You must know, however, that you will not be allowed inside the actual library, as the number of people that can visit it is limited due to the special environment needed to preserve the old foliants. The average tourist can take a peek inside through a roped-off doorway, but if you plan your trip at least six months in advance and have a substantial stack of bills to spare, you can get yourself a private tour of the library halls. We were not traveling that lavishly, but the actual experience was still delightful. To be noted, you can get a deal on the tickets if you buy a combined one for both library and gallery (it will save you 20 CZK/€1).

The actual gem of this place is Strahov Monastery Brewery, which provides not only a wide selection of local beers (25 different varieties, to be exact) and good quality food, but also a terrace with fantastic views of the city. You can enjoy a cold one while hearing the magical sound of church bells from the monastery and marveling at the narrow cobblestone streets lined with trees, red brick rooftops, and green tainted cupolas from above. You can also get one of the best views in Prague while walking through the Strahov Monastery vineyards.

Again, we give this place 10/10 for the views (did we mention that Strahov Garden Viewpoint is also the primary spot for watching the sunrise in Prague?) and 10/10 for the whole experience: It can nourish you physically, culturally, and spiritually. What more could you possibly want?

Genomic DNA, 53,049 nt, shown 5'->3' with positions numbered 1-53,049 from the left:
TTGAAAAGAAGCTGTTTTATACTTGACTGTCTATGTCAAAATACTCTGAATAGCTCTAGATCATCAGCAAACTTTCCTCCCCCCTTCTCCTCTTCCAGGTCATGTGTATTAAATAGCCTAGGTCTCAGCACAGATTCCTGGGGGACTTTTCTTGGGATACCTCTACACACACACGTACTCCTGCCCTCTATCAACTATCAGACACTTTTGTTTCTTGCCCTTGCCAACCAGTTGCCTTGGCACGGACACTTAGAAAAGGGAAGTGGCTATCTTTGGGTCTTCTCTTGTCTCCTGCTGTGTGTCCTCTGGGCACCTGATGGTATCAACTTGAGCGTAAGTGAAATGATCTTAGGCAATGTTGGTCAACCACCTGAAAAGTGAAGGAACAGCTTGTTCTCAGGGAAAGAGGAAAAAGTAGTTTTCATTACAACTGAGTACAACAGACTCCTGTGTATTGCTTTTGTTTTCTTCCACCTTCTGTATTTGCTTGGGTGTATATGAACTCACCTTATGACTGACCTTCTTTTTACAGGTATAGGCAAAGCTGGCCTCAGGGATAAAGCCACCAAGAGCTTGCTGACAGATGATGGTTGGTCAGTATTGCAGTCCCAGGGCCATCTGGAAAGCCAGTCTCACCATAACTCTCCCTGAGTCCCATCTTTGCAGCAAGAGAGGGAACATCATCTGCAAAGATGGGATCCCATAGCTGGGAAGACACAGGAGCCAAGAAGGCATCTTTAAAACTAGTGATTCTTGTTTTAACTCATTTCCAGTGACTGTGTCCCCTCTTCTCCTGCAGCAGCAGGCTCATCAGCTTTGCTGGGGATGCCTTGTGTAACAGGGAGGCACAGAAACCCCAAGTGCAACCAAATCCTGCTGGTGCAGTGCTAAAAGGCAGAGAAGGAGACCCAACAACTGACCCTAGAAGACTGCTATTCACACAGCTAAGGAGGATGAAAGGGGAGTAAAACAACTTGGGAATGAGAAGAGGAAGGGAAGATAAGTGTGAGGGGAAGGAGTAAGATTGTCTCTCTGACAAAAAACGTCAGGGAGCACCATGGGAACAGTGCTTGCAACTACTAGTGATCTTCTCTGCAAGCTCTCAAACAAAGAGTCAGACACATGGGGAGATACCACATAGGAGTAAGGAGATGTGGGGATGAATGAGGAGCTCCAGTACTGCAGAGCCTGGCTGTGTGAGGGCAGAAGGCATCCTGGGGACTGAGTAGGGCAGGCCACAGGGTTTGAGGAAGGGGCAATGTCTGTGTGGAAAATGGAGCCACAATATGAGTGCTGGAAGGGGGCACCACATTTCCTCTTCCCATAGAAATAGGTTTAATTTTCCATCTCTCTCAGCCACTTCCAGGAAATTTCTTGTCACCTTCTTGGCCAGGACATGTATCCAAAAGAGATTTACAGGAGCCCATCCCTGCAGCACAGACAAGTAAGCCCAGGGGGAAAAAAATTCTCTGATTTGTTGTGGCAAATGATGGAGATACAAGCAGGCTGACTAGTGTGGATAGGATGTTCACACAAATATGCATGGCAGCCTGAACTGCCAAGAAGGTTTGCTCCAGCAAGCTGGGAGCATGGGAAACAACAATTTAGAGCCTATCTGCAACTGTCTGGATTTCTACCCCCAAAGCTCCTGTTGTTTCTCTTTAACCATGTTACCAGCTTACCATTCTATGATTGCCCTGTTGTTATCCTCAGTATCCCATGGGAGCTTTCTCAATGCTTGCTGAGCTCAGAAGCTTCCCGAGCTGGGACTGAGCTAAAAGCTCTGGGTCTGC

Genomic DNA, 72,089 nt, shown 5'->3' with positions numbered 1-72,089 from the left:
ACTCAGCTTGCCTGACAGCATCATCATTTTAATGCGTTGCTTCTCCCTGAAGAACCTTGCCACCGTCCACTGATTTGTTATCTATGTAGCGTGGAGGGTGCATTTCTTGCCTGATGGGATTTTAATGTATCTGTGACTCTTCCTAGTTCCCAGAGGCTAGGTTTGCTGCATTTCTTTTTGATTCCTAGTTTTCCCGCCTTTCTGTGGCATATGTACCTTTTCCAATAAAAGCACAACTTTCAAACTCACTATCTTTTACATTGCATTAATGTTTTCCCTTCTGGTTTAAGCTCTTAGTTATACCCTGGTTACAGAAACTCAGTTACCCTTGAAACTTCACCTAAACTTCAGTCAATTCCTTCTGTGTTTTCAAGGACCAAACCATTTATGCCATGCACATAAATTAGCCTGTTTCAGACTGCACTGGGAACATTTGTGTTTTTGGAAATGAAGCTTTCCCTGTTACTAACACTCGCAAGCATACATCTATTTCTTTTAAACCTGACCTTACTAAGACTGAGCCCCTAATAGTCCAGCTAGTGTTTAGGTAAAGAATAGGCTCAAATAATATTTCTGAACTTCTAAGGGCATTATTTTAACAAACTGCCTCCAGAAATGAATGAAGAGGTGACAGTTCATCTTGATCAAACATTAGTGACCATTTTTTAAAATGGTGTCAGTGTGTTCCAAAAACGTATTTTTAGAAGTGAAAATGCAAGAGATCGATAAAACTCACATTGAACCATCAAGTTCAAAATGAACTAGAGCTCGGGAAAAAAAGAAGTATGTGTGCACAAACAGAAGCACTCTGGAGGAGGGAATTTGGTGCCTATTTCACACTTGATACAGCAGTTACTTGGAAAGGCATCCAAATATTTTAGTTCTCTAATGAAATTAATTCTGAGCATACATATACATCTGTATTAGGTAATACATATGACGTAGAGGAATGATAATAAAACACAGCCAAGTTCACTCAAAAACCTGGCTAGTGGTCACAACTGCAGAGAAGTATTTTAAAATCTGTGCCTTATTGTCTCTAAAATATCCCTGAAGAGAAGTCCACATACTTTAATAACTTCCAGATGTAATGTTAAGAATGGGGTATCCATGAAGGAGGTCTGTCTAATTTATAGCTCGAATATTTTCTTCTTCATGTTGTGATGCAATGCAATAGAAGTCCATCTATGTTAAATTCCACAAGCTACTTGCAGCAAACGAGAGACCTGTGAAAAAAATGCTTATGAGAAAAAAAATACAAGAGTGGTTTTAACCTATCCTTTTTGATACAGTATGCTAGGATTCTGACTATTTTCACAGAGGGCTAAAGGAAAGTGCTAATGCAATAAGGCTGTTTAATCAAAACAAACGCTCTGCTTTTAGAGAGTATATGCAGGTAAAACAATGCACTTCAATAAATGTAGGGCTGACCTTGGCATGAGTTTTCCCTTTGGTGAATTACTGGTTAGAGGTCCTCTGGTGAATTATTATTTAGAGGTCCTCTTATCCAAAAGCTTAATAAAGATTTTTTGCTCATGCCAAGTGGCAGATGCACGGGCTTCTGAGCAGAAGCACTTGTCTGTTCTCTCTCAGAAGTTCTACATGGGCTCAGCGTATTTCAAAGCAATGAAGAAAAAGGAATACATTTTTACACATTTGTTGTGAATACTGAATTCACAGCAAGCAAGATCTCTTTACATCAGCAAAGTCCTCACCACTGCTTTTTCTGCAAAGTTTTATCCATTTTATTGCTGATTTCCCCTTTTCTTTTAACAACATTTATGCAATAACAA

Letná Park Viewpoint

Letna Park Viewpoint Letna Park

Address: Letenské sady, Praha 7-Letna
Open: 24/7
Cost: free
Bonus activities: Metronome monument and the oldest merry-go-round in Europe

While we’re on the topic of somewhat green-adjacent viewpoints of Prague, let’s not forget the absolute gem of Letná Park — yet another frontrunner for the title of the best viewpoint in Prague. It’s the largest green space in the Czech Republic capital, with arguably the most breathtaking views of the Old Town and the bridges over the Vltava River.

The park is a sought-after destination among tourists of all ages and all walks of life — there is something here for everybody. The main things, of course, are various viewpoints providing unbeatable photo opportunities with panoramas of Prague. There are benches all around the park and plenty of grassy spots under the shadow of firs and willows that can give you solace after a full day of walking around the city.

For a touch of history, and on a more serious note, there’s a giant Metronome standing in place of where a huge Stalin monument used to be, reminding us all of the passage of time and precautions needed to not repeat the past.

One of the other prominent parts of Letná Park is Hanavský Pavilion, which is now a chic restaurant, a bit on the pricey side, but with the best views of the bridges over the river. If you are planning a trip to Prague and wondering where to take the most Instagrammable pictures, Hanavský Pavilion is THE place for you. Enjoy a nice cocktail on the terrace while watching the city below — it’s an otherworldly experience.